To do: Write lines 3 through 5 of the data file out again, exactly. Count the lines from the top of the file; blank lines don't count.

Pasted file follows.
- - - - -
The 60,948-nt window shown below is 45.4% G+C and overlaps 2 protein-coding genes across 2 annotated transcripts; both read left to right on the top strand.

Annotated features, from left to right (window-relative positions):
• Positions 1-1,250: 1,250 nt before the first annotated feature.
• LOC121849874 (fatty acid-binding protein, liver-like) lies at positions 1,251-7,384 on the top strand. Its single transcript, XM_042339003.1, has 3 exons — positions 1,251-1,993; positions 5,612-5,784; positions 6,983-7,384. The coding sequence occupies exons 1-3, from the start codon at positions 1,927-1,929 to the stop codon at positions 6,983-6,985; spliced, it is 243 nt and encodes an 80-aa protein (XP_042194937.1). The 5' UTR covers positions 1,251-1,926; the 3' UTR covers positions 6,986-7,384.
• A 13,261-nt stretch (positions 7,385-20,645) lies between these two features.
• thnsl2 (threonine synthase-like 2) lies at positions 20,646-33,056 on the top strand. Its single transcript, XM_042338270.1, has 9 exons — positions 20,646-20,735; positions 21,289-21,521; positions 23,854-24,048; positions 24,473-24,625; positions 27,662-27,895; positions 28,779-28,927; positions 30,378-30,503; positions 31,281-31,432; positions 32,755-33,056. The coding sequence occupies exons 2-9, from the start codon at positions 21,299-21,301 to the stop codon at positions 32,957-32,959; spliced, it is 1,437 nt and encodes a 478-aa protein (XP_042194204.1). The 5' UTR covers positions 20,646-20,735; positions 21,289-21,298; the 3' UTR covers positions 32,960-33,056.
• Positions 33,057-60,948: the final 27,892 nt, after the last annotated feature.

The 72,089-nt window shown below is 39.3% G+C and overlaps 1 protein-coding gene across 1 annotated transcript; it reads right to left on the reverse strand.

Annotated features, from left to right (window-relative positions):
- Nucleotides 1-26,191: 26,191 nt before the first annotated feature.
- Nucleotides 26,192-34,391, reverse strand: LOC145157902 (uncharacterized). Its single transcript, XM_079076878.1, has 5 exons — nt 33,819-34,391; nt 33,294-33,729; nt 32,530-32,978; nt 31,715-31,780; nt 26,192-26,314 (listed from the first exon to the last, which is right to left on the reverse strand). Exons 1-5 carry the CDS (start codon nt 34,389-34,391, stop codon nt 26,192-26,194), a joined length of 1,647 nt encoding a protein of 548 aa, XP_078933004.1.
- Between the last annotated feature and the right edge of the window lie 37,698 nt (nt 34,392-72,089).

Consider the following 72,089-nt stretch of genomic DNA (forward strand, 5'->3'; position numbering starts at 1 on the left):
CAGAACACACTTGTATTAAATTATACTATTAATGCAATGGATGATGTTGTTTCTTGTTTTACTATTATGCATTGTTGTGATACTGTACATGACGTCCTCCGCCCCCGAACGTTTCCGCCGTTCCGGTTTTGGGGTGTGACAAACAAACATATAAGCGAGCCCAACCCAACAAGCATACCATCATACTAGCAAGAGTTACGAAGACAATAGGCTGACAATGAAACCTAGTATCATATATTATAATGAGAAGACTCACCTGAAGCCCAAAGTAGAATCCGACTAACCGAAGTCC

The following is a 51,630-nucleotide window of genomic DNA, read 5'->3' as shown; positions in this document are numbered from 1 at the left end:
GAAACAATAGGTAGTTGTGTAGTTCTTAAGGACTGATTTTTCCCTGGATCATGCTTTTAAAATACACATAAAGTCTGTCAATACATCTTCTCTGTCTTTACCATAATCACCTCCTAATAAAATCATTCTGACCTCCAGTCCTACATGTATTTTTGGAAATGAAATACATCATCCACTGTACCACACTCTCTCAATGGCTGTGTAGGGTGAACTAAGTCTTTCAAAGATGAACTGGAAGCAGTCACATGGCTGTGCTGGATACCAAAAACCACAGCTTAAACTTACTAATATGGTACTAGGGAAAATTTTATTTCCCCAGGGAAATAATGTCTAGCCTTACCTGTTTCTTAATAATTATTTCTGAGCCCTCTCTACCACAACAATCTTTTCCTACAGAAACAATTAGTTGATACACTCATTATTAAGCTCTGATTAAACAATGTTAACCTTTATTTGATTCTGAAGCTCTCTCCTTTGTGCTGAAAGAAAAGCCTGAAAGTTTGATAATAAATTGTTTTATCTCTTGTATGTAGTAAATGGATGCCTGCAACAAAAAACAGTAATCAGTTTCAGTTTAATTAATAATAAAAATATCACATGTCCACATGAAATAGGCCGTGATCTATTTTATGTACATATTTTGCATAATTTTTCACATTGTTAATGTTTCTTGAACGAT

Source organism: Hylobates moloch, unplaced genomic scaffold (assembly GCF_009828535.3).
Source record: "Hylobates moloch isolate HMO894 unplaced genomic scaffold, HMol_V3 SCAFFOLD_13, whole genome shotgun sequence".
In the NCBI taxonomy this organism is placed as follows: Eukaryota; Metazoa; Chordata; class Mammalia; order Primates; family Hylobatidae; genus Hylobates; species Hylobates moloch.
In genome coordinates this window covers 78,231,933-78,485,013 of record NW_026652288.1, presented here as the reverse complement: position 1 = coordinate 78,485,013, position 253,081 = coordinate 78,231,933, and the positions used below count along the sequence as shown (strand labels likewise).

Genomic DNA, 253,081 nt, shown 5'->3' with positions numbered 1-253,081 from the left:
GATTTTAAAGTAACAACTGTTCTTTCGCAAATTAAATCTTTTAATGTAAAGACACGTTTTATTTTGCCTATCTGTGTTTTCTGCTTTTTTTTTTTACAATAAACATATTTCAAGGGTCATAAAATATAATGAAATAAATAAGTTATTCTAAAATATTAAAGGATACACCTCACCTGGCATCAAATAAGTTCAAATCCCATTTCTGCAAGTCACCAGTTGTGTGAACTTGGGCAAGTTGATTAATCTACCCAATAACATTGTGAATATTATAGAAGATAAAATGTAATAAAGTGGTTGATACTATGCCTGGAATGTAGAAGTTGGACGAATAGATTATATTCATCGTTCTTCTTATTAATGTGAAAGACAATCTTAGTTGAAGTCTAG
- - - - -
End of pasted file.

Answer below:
• Positions 1-1,250: 1,250 nt before the first annotated feature.
• LOC121849874 (fatty acid-binding protein, liver-like) lies at positions 1,251-7,384 on the top strand. Its single transcript, XM_042339003.1, has 3 exons — positions 1,251-1,993; positions 5,612-5,784; positions 6,983-7,384. The coding sequence occupies exons 1-3, from the start codon at positions 1,927-1,929 to the stop codon at positions 6,983-6,985; spliced, it is 243 nt and encodes an 80-aa protein (XP_042194937.1). The 5' UTR covers positions 1,251-1,926; the 3' UTR covers positions 6,986-7,384.
• A 13,261-nt stretch (positions 7,385-20,645) lies between these two features.